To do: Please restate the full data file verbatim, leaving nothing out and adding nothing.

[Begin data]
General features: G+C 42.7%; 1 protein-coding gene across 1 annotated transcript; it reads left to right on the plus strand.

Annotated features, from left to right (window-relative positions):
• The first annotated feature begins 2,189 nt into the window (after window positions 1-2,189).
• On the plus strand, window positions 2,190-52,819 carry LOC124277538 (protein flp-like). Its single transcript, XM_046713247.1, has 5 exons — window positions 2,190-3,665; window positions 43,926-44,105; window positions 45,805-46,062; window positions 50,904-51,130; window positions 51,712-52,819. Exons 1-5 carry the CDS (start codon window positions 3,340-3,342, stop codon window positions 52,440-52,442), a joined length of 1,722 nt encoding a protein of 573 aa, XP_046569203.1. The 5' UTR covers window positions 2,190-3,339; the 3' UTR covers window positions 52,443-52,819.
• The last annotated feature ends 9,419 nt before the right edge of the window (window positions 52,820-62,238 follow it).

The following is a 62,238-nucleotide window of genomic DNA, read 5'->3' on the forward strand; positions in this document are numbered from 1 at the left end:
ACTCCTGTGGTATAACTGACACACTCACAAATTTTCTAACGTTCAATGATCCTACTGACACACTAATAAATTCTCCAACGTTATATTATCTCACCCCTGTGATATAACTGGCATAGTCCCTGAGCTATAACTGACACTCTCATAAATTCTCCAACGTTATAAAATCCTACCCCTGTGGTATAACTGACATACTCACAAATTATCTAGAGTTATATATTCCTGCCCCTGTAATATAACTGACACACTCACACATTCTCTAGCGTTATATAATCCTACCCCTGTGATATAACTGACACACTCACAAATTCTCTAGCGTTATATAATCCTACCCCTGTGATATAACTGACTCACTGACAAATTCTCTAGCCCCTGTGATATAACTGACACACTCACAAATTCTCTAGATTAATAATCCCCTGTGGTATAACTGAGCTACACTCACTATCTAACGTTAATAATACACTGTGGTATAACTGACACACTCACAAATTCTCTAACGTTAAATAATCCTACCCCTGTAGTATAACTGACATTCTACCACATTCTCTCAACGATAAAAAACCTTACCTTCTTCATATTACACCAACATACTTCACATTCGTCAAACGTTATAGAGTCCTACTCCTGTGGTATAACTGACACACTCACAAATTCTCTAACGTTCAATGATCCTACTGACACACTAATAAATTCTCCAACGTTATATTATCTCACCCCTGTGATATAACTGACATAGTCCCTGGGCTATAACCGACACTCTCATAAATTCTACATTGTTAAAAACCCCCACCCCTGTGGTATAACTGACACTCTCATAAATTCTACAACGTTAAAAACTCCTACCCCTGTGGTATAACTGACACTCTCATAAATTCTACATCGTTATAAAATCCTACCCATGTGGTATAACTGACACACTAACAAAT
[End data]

General features: G+C 42.7%; 1 protein-coding gene across 1 annotated transcript; it reads left to right on the plus strand.

Annotated features, from left to right (window-relative positions):
• The first annotated feature begins 2,189 nt into the window (after window positions 1-2,189).
• On the plus strand, window positions 2,190-52,819 carry LOC124277538 (protein flp-like). Its single transcript, XM_046713247.1, has 5 exons — window positions 2,190-3,665; window positions 43,926-44,105; window positions 45,805-46,062; window positions 50,904-51,130; window positions 51,712-52,819. Exons 1-5 carry the CDS (start codon window positions 3,340-3,342, stop codon window positions 52,440-52,442), a joined length of 1,722 nt encoding a protein of 573 aa, XP_046569203.1. The 5' UTR covers window positions 2,190-3,339; the 3' UTR covers window positions 52,443-52,819.
• The last annotated feature ends 9,419 nt before the right edge of the window (window positions 52,820-62,238 follow it).

The following is a 62,238-nucleotide window of genomic DNA, read 5'->3' on the forward strand; positions in this document are numbered from 1 at the left end:
ACTCCTGTGGTATAACTGACACACTCACAAATTTTCTAACGTTCAATGATCCTACTGACACACTAATAAATTCTCCAACGTTATATTATCTCACCCCTGTGATATAACTGGCATAGTCCCTGAGCTATAACTGACACTCTCATAAATTCTCCAACGTTATAAAATCCTACCCCTGTGGTATAACTGACATACTCACAAATTATCTAGAGTTATATATTCCTGCCCCTGTAATATAACTGACACACTCACACATTCTCTAGCGTTATATAATCCTACCCCTGTGATATAACTGACACACTCACAAATTCTCTAGCGTTATATAATCCTACCCCTGTGATATAACTGACTCACTGACAAATTCTCTAGCCCCTGTGATATAACTGACACACTCACAAATTCTCTAGATTAATAATCCCCTGTGGTATAACTGAGCTACACTCACTATCTAACGTTAATAATACACTGTGGTATAACTGACACACTCACAAATTCTCTAACGTTAAATAATCCTACCCCTGTAGTATAACTGACATTCTACCACATTCTCTCAACGATAAAAAACCTTACCTTCTTCATATTACACCAACATACTTCACATTCGTCAAACGTTATAGAGTCCTACTCCTGTGGTATAACTGACACACTCACAAATTCTCTAACGTTCAATGATCCTACTGACACACTAATAAATTCTCCAACGTTATATTATCTCACCCCTGTGATATAACTGACATAGTCCCTGGGCTATAACCGACACTCTCATAAATTCTACATTGTTAAAAACCCCCACCCCTGTGGTATAACTGACACTCTCATAAATTCTACAACGTTAAAAACTCCTACCCCTGTGGTATAACTGACACTCTCATAAATTCTACATCGTTATAAAATCCTACCCATGTGGTATAACTGACACACTAACAAAT